Everyone has experienced a muscle cramp at least once in their life. Muscle cramps can be a sudden and crippling feeling of pain as your muscles begin to spasm out of your control. This involuntary contraction of muscles can be very brief, lasting only a few seconds, or they can last for minutes. They most often occur in the legs in the calves or hamstrings, or they may occur in the feet or hands. Regardless of their longevity or location, they can be quite painful when they occur. So what causes muscles to cramp and spasm?
Some of the most common reasons for muscles cramps are:
Dehydration – When there is a depletion of fluids in your body, the muscles start to contract in restriction to the lack of fluids, often leading to cramps and sore muscles.
Mineral Deficiency – Maintaining a balanced level of electrolytes in your system can help prevent your muscles from cramping. When you are lacking in potassium, calcium, sodium, or magnesium, your muscles are more likely to cramp up when you are deficient in these nutrients.
Overuse & Fatigue – Intense or prolong exercising can cause injuries and cramping due to the overuse of the muscles. The muscles can get dehydrated and lose excessive amounts of minerals and other nutrients that they need to function at their peak. Overuse and exertion can also lead to muscle fatigue. Being mentally and physically tired can lead to an increase risk of muscles cramping up. This can even happen after you stop doing activities and are resting, such as night cramps.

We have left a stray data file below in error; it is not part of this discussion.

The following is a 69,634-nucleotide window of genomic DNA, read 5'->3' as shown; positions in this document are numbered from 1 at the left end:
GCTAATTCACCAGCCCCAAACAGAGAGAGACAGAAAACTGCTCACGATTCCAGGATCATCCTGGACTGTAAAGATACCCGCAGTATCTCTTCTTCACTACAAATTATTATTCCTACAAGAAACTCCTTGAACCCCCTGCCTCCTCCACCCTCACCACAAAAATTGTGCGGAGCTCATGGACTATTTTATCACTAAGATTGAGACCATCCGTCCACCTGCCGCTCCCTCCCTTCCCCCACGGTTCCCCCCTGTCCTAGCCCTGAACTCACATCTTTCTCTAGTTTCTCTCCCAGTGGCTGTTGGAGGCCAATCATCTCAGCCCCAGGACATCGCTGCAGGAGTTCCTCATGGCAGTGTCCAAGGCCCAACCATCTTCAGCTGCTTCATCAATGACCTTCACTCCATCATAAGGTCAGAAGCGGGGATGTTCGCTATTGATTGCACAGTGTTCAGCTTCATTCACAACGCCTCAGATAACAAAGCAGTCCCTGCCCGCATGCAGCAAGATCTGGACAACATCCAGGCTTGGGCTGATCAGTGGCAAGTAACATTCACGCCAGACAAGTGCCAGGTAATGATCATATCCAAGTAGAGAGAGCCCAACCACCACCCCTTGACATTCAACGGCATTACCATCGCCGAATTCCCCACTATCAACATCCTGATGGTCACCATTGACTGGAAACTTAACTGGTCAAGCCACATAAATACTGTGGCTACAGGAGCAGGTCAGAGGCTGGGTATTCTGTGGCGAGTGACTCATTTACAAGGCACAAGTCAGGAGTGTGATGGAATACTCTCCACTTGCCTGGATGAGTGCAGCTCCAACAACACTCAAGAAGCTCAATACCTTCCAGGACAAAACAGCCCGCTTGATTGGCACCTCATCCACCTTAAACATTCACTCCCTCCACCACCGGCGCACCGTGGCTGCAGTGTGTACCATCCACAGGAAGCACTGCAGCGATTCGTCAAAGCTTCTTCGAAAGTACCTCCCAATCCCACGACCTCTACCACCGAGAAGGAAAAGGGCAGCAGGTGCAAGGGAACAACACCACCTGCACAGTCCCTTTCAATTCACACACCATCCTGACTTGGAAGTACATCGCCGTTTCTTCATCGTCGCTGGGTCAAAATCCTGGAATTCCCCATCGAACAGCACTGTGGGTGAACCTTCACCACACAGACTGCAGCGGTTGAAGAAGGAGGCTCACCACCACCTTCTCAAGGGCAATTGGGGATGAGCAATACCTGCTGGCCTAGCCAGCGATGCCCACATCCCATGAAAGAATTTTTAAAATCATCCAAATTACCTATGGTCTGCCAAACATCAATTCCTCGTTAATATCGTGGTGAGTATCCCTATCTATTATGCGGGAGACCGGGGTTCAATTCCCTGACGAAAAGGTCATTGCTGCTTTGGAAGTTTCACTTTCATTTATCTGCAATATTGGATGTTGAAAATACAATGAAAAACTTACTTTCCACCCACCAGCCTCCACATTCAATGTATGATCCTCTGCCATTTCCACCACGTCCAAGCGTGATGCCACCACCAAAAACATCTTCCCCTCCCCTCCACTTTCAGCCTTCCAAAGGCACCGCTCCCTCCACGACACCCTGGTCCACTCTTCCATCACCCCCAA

Prolong Holding - Whether you are sitting or standing for extended lengths of time or gripping your hands tightly for a long time, holding one position for any prolong amount of time can cause the muscles to start to cramp. The constant contraction of the muscles with no break can cause the involuntary spasms.
So, you get a muscle cramp, what do you do to help alleviate the pain and calm the muscles back down?
Stop doing any activity that may have caused the cramping
Stretch the contracted muscle out.
Massage the tight muscles to promote relaxation.
Make sure you are drinking plenty of water.
Check your amount of consumption of electrolytes and add more potassium, magnesium, calcium, and sodium as needed. (Check with your doctor to see you have a deficiency in all or some of these if cramping occurs on a frequent and regular basis).
If from prolong holding, move muscles and shake them out.
You may also add heat or cold to the cramping muscles to help relax and ease the tensing muscles.
In some cases, self-care is not enough. If you have excessive amounts of cramping, they occur regularly and frequently, or often last for prolonged amounts of time, you should make an appointment to see your doctor. You could have a more serious underlying health issue that needs to be addressed.